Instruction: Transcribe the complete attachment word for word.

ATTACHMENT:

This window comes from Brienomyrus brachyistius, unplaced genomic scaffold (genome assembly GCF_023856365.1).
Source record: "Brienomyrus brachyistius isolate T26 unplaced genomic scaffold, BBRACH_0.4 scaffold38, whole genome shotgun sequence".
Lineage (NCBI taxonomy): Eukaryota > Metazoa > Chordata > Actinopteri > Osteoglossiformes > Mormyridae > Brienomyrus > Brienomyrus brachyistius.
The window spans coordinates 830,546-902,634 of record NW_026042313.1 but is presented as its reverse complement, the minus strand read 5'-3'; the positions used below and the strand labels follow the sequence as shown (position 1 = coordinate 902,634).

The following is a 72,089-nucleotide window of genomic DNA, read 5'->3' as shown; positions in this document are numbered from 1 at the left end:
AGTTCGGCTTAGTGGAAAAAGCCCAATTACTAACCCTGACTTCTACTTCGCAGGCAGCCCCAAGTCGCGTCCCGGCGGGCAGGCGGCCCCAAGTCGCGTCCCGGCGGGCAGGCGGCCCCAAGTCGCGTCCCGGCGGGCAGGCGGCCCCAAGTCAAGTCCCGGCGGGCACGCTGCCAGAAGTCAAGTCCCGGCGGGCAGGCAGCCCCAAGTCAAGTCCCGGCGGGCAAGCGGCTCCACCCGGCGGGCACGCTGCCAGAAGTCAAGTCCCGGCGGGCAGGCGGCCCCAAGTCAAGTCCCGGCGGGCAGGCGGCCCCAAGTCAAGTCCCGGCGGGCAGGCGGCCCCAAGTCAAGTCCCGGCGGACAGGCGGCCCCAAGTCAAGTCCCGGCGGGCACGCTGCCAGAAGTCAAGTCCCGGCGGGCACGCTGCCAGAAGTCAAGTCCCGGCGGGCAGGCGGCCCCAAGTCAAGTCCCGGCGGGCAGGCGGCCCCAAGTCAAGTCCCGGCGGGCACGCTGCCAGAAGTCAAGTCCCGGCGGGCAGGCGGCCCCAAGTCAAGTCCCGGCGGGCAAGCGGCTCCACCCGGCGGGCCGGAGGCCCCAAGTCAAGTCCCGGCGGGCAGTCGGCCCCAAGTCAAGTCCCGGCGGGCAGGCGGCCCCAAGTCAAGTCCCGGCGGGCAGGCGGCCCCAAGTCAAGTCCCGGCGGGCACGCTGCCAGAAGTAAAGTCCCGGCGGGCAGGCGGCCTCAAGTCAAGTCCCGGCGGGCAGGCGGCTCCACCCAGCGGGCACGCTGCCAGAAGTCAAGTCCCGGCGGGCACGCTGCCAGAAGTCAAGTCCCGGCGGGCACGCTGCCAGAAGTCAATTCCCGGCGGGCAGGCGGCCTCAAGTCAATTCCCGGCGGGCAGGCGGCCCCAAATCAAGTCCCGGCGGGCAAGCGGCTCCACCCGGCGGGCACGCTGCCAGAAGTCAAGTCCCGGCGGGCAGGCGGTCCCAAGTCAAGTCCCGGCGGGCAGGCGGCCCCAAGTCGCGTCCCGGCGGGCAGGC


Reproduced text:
This window comes from Brienomyrus brachyistius, unplaced genomic scaffold (genome assembly GCF_023856365.1).
Source record: "Brienomyrus brachyistius isolate T26 unplaced genomic scaffold, BBRACH_0.4 scaffold38, whole genome shotgun sequence".
Lineage (NCBI taxonomy): Eukaryota > Metazoa > Chordata > Actinopteri > Osteoglossiformes > Mormyridae > Brienomyrus > Brienomyrus brachyistius.
The window spans coordinates 830,546-902,634 of record NW_026042313.1 but is presented as its reverse complement, the minus strand read 5'-3'; the positions used below and the strand labels follow the sequence as shown (position 1 = coordinate 902,634).

The following is a 72,089-nucleotide window of genomic DNA, read 5'->3' as shown; positions in this document are numbered from 1 at the left end:
AGTTCGGCTTAGTGGAAAAAGCCCAATTACTAACCCTGACTTCTACTTCGCAGGCAGCCCCAAGTCGCGTCCCGGCGGGCAGGCGGCCCCAAGTCGCGTCCCGGCGGGCAGGCGGCCCCAAGTCGCGTCCCGGCGGGCAGGCGGCCCCAAGTCAAGTCCCGGCGGGCACGCTGCCAGAAGTCAAGTCCCGGCGGGCAGGCAGCCCCAAGTCAAGTCCCGGCGGGCAAGCGGCTCCACCCGGCGGGCACGCTGCCAGAAGTCAAGTCCCGGCGGGCAGGCGGCCCCAAGTCAAGTCCCGGCGGGCAGGCGGCCCCAAGTCAAGTCCCGGCGGGCAGGCGGCCCCAAGTCAAGTCCCGGCGGACAGGCGGCCCCAAGTCAAGTCCCGGCGGGCACGCTGCCAGAAGTCAAGTCCCGGCGGGCACGCTGCCAGAAGTCAAGTCCCGGCGGGCAGGCGGCCCCAAGTCAAGTCCCGGCGGGCAGGCGGCCCCAAGTCAAGTCCCGGCGGGCACGCTGCCAGAAGTCAAGTCCCGGCGGGCAGGCGGCCCCAAGTCAAGTCCCGGCGGGCAAGCGGCTCCACCCGGCGGGCCGGAGGCCCCAAGTCAAGTCCCGGCGGGCAGTCGGCCCCAAGTCAAGTCCCGGCGGGCAGGCGGCCCCAAGTCAAGTCCCGGCGGGCAGGCGGCCCCAAGTCAAGTCCCGGCGGGCACGCTGCCAGAAGTAAAGTCCCGGCGGGCAGGCGGCCTCAAGTCAAGTCCCGGCGGGCAGGCGGCTCCACCCAGCGGGCACGCTGCCAGAAGTCAAGTCCCGGCGGGCACGCTGCCAGAAGTCAAGTCCCGGCGGGCACGCTGCCAGAAGTCAATTCCCGGCGGGCAGGCGGCCTCAAGTCAATTCCCGGCGGGCAGGCGGCCCCAAATCAAGTCCCGGCGGGCAAGCGGCTCCACCCGGCGGGCACGCTGCCAGAAGTCAAGTCCCGGCGGGCAGGCGGTCCCAAGTCAAGTCCCGGCGGGCAGGCGGCCCCAAGTCGCGTCCCGGCGGGCAGGC